Rudy’s other theories about Obama…

Yesterday, I posted something here about Rudy Giuliani’s repeated suggestion that, up until Obama took office, Republican presidents had kept us safe from terrorism, ignoring the fact that the 9/11 attacks, which happened during the second Bush administration, took place when he was Mayor of New York City, seven years before Obama took office. Well, I know it’s in incredibly bad taste, but something about this comment, which was left earlier today by a reader calling himself John Galt, really got me thinking about what other evil Obama might be responsible for according to Rudy Giuliani.


I know I can do better, but here’s the best thing that I’ve been able to come up with so far. “What possessed Barack Obama to hire the Hell Angles,” I imagine Giuliani screaming as he smashes his fists onto the podium, “to handle security at Altamont?”

Or maybe it should be something about the Lindberg baby. I don’t know. Give me some time to work on it.

Posted in Other, Politics, Pop Culture, Special Projects | Tagged , , , , , , , , , , | 22 Comments

“Before Obama came along, we didn’t have any successful radical Islamic terrorist attacks” inside the US, declares Trump supporter Rudy Giuliani


Not only is Obama “the founder of ISIS“, but, according to Rudy Giuliani, who was the Mayor of New York City when the 9/11 attacks took place in 2001, no terrorists had successfully struck the United States until Obama took office in 2008. Here’s the video.

Some are attributing the lapse to Giuliani’s advancing age. I happen to remember, however, that he said roughly the same thing back in 2010, when he announced on Good Morning America, “We had no domestic attacks under Bush.” So this isn’t something new. Giuliani is just reading out of the same far right playbook he’s been reading out of since Obama took office.

Bush, for those of you in the audience who are too young to remember, was our President when the 9/11 attacks took place, killing 3,000-some people in New York City. Bush was literally the guy who, as we’d come to find out later, was handed a classified CIA security briefing titled “Bin Ladin Determined To Strike in US” on Monday, August 6, 2001, just 36 days before the deadly 9/11 attacks. According to the New York Times, Bush, who was vacationing on his ranch in Crawford, Texas at the time he was given the CIA briefing, failed to “react with urgency to the warnings.” And the rest, as they say, is history… Or is it?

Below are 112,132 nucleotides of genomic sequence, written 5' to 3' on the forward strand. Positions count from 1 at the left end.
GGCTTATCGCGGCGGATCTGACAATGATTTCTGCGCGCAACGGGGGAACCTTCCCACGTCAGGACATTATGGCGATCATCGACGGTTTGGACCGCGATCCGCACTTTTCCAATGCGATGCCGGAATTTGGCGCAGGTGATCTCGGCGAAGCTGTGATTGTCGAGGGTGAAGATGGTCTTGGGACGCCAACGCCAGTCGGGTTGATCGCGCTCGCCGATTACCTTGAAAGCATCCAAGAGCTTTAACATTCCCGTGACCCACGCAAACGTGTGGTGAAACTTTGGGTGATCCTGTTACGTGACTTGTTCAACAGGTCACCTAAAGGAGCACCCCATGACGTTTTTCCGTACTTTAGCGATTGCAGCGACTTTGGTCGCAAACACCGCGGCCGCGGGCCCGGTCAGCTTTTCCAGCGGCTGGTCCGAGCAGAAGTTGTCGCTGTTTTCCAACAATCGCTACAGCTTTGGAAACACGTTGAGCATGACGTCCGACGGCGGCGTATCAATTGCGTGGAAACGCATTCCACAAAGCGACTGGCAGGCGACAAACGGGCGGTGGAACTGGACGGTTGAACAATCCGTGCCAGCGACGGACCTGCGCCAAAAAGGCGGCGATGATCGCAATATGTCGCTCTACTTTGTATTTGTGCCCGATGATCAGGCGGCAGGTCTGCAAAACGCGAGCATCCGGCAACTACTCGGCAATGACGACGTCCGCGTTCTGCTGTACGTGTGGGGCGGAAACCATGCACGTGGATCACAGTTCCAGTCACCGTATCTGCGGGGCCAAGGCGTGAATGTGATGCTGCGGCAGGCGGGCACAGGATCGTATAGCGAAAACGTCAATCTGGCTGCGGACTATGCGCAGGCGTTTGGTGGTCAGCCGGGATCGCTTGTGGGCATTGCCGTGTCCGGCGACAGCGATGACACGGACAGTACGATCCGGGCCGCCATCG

History can be rewritten, right?

Bush kept America safe.

We weren’t attacked until Obama made us weak.

Hillary Clinton kills her friends.

Obama founded ISIS.

The list goes on.

Meanwhile, in the real world, it’s just been reported that Trump’s daughter Ivanka is vacationing with Putin’s girlfriend, raising new questions about the candidate’s ties to the Russian dictator.

In less than a decade, we went from “Obama wasn’t born in America” to “Obama is responsible for 9/11.” It’s really amazing what can be accomplished when you just repeat the same thing over and over again. With enough airtime, you can make the truth anything you want it to be.

One wonders what we, the American people, will believe in another few decades, as our public schools continue to be dismantled, and the influence of our pseudo-news networks like Fox grow. I’m sure it’ll work to the advantage of some, but I can’t imagine it’ll be a world worth living in for most of us.

Posted in History, Politics, Uncategorized | Tagged , , , , , , , , , , , | 22 Comments

Which “Stranger Things” character are you?

Looking around the internet today, I noticed that some site had a “Which ‘Stranger Things’ character are you?” quiz. I didn’t take it, as it looked like it sucked, and since I don’t need anyone to tell me that I’d be Sheriff Hopper. But it got me thinking that, if I had even remotely good coding skills, I could probably come up with something a hell of a lot more accurate at predicting who you might be if you were thrust into the Stranger Things universe. Here are some of my initial thoughts. I’m sure I could do even better with time, but I thought I should hurry and post something now, while it’s fresh in my mind. Oh, and the following has some spoilers in it, so don’t go too deep if you haven’t seen the show yet.



















[If you liked this, check out I don’t give a fuck which Seinfeld character Buzzfeed says you are… You won’t believe my new super awesome meme…]